As previously indicated, the invention of the subject matter of U.S. Pat. No. 5,037,384 (Chang), in contrast to the present invention, disclosed that these liquid perfluorocarbon materials are so toxic that they should be used only as an aid in eye surgery and removed immediately upon completion of surgery taking place in an operating room, where the vitreous gel is removed from the eye when the perfluorocarbon material is inserted therein. The short-term use of the liquid perfluorocarbon materials in the present invention is also different from their use as recommended by Clark, Jr. In contrast to the procedures disclosed in Clark, Jr., and in addition to the pre-treatment with gas in the preferred form of the invention, the liquid perfluorocarbon material is kept in the eye for one day or more as long as the reattachment process requires, and is preferably used without removal of the vitreous gel. Contrary to the findings of both Clark, Jr. and Chang, the present invention teaches that while these liquid perfluorocarbon materials should not be left in the eye indefinitely, they can be left in the eye for days or even weeks without any long-term or permanent damage to the eye, when necessary, to complete the reattachment process.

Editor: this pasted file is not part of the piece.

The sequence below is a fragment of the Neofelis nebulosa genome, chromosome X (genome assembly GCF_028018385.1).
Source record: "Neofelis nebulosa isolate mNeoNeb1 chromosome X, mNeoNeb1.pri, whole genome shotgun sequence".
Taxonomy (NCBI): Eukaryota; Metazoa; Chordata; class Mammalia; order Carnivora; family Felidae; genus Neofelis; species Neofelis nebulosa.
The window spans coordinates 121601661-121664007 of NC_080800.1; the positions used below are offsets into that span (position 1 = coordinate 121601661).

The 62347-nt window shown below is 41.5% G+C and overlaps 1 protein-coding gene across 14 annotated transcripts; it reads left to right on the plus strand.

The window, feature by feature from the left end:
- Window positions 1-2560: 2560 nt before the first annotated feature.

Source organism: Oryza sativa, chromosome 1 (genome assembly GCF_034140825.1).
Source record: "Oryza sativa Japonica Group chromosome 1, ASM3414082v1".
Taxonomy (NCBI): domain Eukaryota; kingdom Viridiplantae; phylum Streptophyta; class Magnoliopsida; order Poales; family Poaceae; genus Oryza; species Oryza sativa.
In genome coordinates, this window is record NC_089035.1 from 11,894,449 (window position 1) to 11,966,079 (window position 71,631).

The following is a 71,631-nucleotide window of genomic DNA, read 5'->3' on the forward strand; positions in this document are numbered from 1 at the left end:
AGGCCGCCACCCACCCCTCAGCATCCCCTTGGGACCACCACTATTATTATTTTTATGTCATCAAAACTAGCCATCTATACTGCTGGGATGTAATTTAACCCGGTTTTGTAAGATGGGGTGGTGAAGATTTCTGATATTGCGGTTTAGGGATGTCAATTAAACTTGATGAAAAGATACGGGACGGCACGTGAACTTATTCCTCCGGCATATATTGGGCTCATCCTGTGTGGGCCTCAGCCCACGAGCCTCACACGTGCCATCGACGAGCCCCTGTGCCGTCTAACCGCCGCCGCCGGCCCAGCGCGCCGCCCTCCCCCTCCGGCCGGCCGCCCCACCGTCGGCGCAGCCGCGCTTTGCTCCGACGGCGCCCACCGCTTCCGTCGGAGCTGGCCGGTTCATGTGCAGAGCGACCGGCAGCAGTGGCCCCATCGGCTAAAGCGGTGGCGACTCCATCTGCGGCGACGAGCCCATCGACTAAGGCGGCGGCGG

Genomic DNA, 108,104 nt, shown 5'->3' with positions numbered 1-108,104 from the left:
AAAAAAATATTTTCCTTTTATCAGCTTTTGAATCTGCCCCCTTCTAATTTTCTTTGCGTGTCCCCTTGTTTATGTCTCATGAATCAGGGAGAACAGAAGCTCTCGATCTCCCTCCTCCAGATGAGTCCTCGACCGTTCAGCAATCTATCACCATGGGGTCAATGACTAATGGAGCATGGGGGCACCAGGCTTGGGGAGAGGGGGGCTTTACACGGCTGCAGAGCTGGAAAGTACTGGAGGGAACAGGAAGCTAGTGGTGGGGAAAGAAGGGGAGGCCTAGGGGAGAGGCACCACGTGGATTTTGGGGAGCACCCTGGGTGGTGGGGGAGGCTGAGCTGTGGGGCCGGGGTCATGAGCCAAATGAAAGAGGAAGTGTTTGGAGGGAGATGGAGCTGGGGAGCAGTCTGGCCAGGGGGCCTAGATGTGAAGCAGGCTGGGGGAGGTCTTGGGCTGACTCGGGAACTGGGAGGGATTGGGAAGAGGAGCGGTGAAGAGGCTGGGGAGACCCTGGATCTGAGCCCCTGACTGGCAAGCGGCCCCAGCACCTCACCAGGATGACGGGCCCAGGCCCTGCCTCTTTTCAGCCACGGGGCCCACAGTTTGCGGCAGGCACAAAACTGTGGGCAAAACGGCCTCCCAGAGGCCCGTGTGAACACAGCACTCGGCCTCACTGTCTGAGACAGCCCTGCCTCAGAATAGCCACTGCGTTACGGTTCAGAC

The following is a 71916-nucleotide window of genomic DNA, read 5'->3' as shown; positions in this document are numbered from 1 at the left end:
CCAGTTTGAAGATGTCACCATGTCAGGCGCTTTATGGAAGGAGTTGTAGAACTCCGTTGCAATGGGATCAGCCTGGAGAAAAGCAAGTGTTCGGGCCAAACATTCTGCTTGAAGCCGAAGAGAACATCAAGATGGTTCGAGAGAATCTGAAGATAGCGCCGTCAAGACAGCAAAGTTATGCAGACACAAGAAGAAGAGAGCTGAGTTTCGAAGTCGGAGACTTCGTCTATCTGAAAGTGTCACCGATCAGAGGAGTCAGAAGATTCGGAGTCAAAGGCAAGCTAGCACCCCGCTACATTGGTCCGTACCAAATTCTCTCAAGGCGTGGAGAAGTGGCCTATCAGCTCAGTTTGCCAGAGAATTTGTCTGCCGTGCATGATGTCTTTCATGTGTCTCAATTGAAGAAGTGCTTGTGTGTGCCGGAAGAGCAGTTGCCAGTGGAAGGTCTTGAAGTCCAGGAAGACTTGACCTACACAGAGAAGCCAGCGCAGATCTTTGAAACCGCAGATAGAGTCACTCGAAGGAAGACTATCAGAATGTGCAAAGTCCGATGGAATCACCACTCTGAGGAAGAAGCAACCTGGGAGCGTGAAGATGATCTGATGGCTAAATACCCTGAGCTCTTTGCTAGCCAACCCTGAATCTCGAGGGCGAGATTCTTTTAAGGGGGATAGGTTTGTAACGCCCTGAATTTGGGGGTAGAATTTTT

The preferred perfluorocarbon liquid used in the present invention is perfluorotri-n-propylamine, as it has significant advantages over other perfluorocarbon liquids. It has proven biologic compatibility with the eye and has been used for years as a component for artificial blood substitutes. Because of its relative biocompatibility with the eye, perfluorotri-n-propylamine can remain in the eye for longer periods of time without damage to the eye. This is important if the retinal reattachment procedure is to be performed outside of an operating room. The three carbon (propyl) perfluorocarbons or their derivatives are easier to visualize within the vitreous cavity than the longer chain derivatives. The ability to visualize or see the perfluorocarbon material while injecting it into the eye as well as removing it is important. As a component of artificial blood, the biological compatibility of perfluoro-n-propylamine has been well explored and established.